Water Quantity (Weekly)
Less than 2 feet
More than 6 feet
Can You Use Tap Water for Fiddle Leaf Figs?
You should avoid giving tap water to your fiddle leaf fig. The chemicals in it, like chlorine, can harm the beneficial microorganisms in the soil and the roots of the plant. The best way to keep your plant healthy is by giving it distilled or filtered water at room temperature. Clean rainwater also works.
Factors That Influence Your Fiddle Leaf Fig Watering Schedule
While hydrating a fiddle leaf fig every 7-10 days is ideal, many external factors can influence your plant’s water needs. Here’s a quick look at the factors that may impact your plant watering schedule:
Light conditions: Prolonged exposure to brighter light can lead to your Ficus lyrata needing more water. Conversely, plants grown in low-light conditions need less frequent watering.
Climate, humidity, and temperature: If you live in a hot and dry region, the soil loses moisture faster, so the plant may need watering more often. On the other hand, plants use less water in humid or rainy climates, as well as in cold seasons when they’re less active.
Seasonal changes in winter and summer: Winters can be dry and windy or moist and cold. Similarly, the summer season can be sunny and dry or hot and humid. So adjust the watering schedule accordingly.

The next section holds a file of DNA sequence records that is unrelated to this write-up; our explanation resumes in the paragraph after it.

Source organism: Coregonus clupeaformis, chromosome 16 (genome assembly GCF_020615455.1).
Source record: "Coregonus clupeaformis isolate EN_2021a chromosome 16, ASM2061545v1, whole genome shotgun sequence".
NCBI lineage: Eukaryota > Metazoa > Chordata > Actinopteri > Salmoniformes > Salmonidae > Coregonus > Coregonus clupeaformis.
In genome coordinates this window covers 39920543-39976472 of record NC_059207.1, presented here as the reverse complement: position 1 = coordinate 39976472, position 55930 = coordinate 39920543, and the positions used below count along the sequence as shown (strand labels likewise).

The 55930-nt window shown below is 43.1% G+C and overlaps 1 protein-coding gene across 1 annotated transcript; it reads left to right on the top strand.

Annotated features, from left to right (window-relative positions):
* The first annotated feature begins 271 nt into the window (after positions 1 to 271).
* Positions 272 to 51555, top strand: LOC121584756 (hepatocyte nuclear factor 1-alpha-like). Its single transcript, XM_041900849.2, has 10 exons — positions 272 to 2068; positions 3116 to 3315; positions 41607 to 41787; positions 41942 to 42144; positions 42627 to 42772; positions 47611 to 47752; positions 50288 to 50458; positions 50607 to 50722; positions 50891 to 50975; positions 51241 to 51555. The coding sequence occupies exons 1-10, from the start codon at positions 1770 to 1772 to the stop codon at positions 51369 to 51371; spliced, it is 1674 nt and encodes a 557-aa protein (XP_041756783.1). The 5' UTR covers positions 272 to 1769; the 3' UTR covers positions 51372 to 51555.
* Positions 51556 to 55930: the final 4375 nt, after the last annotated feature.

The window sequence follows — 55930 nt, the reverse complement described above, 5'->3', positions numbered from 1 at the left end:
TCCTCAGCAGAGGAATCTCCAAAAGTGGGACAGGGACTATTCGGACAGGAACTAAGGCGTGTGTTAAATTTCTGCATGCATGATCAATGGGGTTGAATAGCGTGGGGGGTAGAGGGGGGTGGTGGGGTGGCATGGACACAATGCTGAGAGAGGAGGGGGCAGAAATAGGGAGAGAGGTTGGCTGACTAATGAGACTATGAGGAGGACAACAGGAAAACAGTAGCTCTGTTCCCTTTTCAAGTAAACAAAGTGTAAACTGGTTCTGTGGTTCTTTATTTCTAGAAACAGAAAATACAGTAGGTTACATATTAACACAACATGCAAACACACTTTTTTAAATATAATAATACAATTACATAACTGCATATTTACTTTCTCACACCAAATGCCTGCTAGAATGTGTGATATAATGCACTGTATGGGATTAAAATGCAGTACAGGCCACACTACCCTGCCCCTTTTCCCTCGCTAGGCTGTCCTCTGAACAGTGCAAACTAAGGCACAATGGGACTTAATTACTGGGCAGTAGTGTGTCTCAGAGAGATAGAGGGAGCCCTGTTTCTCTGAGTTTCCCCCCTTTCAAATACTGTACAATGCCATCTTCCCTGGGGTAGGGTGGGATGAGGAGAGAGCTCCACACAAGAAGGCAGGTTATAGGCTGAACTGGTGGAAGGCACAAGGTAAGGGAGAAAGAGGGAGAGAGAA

Size of pot: Large pots hold more soil, which remains wet longer. The soil in a smaller pot dries much faster. So, adjust the water quantity and frequency based on the pot size.
Common Mistakes to Avoid When Watering Your Fiddle Leaf Fig
It’s easy to make the mistake of overwatering or underwatering fiddle leaf figs. The key is to keep a close eye on your plant to monitor its appearance and the soil.
For a watering regimen that makes your plant happy and healthy, avoid common errors like:
- A watering schedule that doesn’t consider external factors that may affect the plant’s needs
- Stagnated water in the pot’s tray, which can make the soil soggy
- Watering techniques that don't hydrate the root zone
- Keeping your Ficus lyrata in a pot that’s too large or too small
- Using water that contains fluoride and chlorine
How Can I Tell If a Fiddle Leaf Fig Is Overwatered?